Electricity inspection

Electricity inspection

In Belgium, an electricity inspection is compulsory:

  • When commissioning a new installation
  • Whe extending or modifying an installation
  • Every 25 years for existing installations.

You must be able to hand over a valid inspection certificate when selling or renting out a property.

The instructions given below are only intended for electrical household installation.

Electrical household installations are low-voltage installations (230-400V) in buildings for residential use, such as houses, flats, studio, appartments, assisted-living flat and small businesses (under certain conditions).

When is an inspection compulsory ?

  • When commissioning a new installation and/or after major changes to an existing installation (for example, adding a new circuit): an investigation of conformity is compulsory before commissioning (AREI art. 270).
  • When selling residential accommodation: installations from before 01/10/1981 (AREI art. 276bis) and installations after 01/10/1981 (AREI art. 271).
  • Periodic inspections every 25 years (AREI art. 271).
  • When the connected grid load is increased: installations before 01/10/1981 (AREI art.276) and installations after 01/10/1981 (AREI art. 271).

Which documents do you have to hand over during the inspection ? ?

In order to avoid us having to return at a later time, you must hand over to us the single-line diagram and the electrical arrangement drawing (which must show the exact location of the switch panels, junction boxes, distribution boxes, plug sockets, switches and lights, washing machine, cooker, etc.).

  • If you do not have these diagrams at your disposal, the expert must specify a violation on his report. This has no consequences for the sale of your property. It only has consequences for the provision of information. If the report does not meet the requirements, you are responsible for ensuring the necessary adjustments are made within the legally set time period.
  • For electrical installations commissioned after 1st October 1981, we recommend that you have these diagrams drawn up by an electrician.
  • For electricity installations commissioned before 1st October 1981, our inspection expert has the responsibility to draw up a simplified electrical arrangement drawing and produce a concise description of the switch panel. That will be done free of charge! Although they are compulsory, these drawings do not replace the diagrams mentioned above.

What happens during an electricity inspection ?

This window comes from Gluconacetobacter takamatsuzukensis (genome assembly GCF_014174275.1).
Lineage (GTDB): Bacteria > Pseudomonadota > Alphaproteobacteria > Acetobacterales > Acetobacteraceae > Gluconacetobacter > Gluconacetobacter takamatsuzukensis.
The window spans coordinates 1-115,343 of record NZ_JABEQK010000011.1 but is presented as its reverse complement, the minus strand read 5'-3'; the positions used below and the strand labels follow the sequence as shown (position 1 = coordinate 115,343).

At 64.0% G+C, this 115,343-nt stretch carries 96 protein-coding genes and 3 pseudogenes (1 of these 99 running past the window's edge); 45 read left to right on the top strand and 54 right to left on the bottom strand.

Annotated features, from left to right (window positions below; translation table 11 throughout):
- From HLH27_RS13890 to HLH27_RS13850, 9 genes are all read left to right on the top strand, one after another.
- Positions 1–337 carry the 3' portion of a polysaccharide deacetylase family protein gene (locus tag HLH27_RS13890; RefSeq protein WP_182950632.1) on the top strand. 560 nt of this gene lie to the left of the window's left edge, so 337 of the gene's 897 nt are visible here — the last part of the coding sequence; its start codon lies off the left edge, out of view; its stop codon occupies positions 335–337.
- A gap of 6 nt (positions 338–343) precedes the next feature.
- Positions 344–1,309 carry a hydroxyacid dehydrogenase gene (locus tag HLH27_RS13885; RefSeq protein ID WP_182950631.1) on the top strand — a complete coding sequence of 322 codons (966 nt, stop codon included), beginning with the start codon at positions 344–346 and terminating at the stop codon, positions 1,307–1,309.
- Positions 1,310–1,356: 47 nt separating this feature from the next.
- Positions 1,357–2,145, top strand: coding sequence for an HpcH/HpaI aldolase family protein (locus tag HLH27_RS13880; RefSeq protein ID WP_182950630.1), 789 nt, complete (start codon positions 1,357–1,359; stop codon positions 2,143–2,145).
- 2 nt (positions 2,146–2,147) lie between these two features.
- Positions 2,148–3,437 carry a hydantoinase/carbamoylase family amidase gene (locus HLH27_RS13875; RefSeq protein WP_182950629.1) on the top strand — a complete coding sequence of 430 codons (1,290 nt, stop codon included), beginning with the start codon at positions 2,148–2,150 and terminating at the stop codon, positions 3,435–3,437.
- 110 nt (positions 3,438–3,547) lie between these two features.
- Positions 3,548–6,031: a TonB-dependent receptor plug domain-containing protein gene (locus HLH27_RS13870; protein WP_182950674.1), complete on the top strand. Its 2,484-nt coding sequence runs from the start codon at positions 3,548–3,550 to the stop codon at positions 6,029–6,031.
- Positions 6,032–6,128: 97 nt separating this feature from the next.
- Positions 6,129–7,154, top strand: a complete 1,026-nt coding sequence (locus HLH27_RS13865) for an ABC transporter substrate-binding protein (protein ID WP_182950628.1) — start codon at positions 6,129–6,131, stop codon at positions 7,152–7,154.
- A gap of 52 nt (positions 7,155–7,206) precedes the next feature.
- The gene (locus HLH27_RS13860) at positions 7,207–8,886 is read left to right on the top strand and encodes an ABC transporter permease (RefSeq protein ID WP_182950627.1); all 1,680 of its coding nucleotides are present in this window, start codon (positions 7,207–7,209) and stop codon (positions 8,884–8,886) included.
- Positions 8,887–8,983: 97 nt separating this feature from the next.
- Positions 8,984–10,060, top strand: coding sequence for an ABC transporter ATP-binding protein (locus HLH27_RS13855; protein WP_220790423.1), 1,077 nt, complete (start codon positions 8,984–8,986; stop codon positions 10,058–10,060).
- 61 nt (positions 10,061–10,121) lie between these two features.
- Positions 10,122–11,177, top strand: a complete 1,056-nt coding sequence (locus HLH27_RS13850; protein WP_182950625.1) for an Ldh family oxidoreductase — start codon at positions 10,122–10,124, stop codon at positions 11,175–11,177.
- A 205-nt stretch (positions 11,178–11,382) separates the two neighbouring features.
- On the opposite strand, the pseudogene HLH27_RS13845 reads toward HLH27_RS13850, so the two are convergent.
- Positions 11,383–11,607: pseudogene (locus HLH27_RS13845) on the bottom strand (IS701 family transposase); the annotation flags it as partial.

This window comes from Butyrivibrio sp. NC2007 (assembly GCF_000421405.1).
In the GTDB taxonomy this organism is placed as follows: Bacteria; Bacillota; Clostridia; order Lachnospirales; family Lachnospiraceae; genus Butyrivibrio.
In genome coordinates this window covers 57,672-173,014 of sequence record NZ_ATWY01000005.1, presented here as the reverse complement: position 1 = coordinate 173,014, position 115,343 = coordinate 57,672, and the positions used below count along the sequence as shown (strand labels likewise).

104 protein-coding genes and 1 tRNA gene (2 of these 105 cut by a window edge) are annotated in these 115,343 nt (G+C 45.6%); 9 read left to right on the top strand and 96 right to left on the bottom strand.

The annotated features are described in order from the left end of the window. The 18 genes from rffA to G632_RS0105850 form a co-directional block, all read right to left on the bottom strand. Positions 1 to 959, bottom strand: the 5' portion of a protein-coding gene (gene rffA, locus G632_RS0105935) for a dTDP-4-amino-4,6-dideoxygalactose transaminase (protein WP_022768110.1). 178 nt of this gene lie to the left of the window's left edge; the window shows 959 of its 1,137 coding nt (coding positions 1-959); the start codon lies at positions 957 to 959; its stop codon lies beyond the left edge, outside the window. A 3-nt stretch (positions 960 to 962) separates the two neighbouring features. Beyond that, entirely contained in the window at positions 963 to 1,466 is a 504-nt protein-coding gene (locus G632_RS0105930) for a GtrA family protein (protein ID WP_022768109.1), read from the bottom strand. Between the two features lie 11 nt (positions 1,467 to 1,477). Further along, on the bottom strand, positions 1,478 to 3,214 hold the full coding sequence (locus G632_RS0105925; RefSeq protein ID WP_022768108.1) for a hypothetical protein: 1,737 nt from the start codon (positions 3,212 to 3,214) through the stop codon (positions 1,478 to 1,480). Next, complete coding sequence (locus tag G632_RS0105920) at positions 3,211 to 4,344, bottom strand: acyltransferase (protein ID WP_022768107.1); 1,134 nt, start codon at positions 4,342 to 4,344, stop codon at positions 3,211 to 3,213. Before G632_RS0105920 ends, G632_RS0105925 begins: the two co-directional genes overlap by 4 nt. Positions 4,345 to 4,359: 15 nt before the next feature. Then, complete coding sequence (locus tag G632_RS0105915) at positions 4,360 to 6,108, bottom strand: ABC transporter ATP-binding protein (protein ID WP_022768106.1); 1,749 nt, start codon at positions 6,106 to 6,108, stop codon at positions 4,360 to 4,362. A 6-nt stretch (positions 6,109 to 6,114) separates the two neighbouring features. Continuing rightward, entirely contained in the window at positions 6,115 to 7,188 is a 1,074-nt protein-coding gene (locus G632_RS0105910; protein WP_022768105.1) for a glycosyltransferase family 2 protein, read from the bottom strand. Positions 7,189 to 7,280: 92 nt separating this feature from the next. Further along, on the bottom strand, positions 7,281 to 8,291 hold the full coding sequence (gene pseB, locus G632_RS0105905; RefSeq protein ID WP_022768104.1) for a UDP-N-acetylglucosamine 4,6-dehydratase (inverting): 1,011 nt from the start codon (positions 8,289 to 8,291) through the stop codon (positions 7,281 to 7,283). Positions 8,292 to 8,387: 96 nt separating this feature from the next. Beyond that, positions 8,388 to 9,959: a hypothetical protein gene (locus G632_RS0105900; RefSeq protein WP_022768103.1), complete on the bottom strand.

• Our inspection expert first asks for your electricity file (the previous report, if you have one, the single-line diagram and the electrical arrangement drawing). Next, he gathers information about the owner, the manager or the user of the installation, and the engineer who is responsible for maintaining the installation.
  • The meter readings are also recorded. Please have the name of your grid operator and the EAN code (starts with 54) available. This information can be found on your annual energy bill or on any of the intermediate invoices.
  • The inspection expert then checks whether the diagrams are in order and whether they correctly represent the actual situation. He also checks the switch panel (which must be easily accessible) and the entire electrical installation, part by part. To do this, he requires access to the whole property, including the basement (also when inspecting a flat).
  • After this inspection, it is determined whether your electrical installation meets the General Regulations for Electrical Installations (AREI).

What do we check ?

  • The single-line diagram and the electrical arrangement drawing of the electrical installation. The diagrams must be available on site.
  • The earth resistance.
  • The general level of insulation.
  • The presence of differential current devices (earth leakage circuit breakers).
  • The distribution panels, the electric cables, the plug sockets and the switches.
  • Whether the installation meets the AREI regulations.
  • The continuity of the protective conductors for the plug sockets.
  • The protective measures against touching live components, either directly or indirectly.
  • The protective measures against current surges and short-circuiting.
  • ...etc etc
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